I did a seminar last night at my chiropractor’s office on the idea of looking at the quality of your movement as the most important aspect of a fitness program. While the talk was geared towards the general population the principles I talked about are the same ones I use to design my mountain bike training programs.
The first thing that I discussed was the fact that looking at the quality of movement represents a paradigm shift in training. We used to think that the earth was flat and everything was based on that assumption. Once we learned that it was indeed round it changed everything. This did not mean that everyone was stupid before we found out the earth was round, they simply were making the best judgment based on the info at hand. Once that info changed, though, so did our judgment.
Same thing here – before we developed a better understanding of how the human body moves and how that impacts performance and injury potential we looked primarily at training from a metabolic perspective. We knew that if you prescribed X number of reps for Y number of sets you would get Z results. We knew that if you rode for X minutes for Y number of minutes you would get Z result. This is what we knew so that is how we programmed.
Now we know that while the metabolic side is important, HOW you create the movements during your training program carries a significant effect on you results. Do too many reps in the wrong way and your knees or lower back start to go out. Bad movement also results in “energy leaks” which means you lose some of the force you generate in the inefficient application of it.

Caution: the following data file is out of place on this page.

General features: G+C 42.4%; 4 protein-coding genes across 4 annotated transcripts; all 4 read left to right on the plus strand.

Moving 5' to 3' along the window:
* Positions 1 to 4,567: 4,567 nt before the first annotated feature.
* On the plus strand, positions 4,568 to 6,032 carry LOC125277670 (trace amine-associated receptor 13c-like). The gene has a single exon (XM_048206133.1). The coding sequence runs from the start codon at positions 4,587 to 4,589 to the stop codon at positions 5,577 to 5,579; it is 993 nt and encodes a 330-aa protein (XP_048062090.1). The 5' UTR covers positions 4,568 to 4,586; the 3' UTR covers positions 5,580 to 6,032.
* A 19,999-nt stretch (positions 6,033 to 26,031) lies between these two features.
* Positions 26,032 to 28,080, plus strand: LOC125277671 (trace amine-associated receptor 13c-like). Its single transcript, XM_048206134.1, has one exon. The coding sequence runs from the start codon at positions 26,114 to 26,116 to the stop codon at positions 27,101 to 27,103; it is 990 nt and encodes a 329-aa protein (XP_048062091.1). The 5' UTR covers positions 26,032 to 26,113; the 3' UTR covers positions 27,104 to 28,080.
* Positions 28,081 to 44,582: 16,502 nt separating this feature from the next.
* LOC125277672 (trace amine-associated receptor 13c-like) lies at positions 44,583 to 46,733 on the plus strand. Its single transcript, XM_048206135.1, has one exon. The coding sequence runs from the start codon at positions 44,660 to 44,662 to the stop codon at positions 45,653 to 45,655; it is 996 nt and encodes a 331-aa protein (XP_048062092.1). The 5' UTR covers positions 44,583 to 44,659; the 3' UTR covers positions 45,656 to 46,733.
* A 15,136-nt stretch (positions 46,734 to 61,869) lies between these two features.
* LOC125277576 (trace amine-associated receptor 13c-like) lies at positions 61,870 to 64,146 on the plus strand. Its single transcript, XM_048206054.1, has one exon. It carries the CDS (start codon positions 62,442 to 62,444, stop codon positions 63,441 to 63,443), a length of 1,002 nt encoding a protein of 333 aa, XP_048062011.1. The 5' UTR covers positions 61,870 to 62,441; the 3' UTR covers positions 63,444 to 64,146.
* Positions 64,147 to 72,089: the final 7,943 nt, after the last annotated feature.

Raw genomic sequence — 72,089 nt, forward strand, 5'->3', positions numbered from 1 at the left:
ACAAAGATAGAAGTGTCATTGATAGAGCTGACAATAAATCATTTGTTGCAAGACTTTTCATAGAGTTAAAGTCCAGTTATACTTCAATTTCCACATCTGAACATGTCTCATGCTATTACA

Movement must come first and then the metabolic side of things. If you rush into too many sets and reps before you correct the bad movement you are simply piling fitness on top of dysfunction. This is simply not the best way to look at a program any more – the “training earth” is simply not flat and pretending it is doesn’t make it so.
The thing I covered was the Functional Movement Screen (FMS). This is a way of assessing basic movement so that you know what needs to be fixed and what can be safely trained. If you have not heard of this before you should check out Gray Cook’s website www.functionalmovement.com for a rundown on what it is and how it works.
In a nutshell, the only way to strengthen a chain is by addressing the weakest link. The FMS allows you to find out what that is in your “movement chain” so that you don’t have to guess at your weakest link. It also allows you to spot potential injuries before they become a problem. Any injury that slowly built up over time, as opposed to happening acutely because of a wreck or other trauma, could have been prevented through addressing the bad movement causing it.
The take home point was that not all exercise programs are created equal. If you are following a program that does not take the quality of movement into account you are simply not following a 21st century training program. Correct bad movement and train good movement – pretty simple but very profound. This approach will help you perform better and last longer which, in my opinion, is the ultimate goal.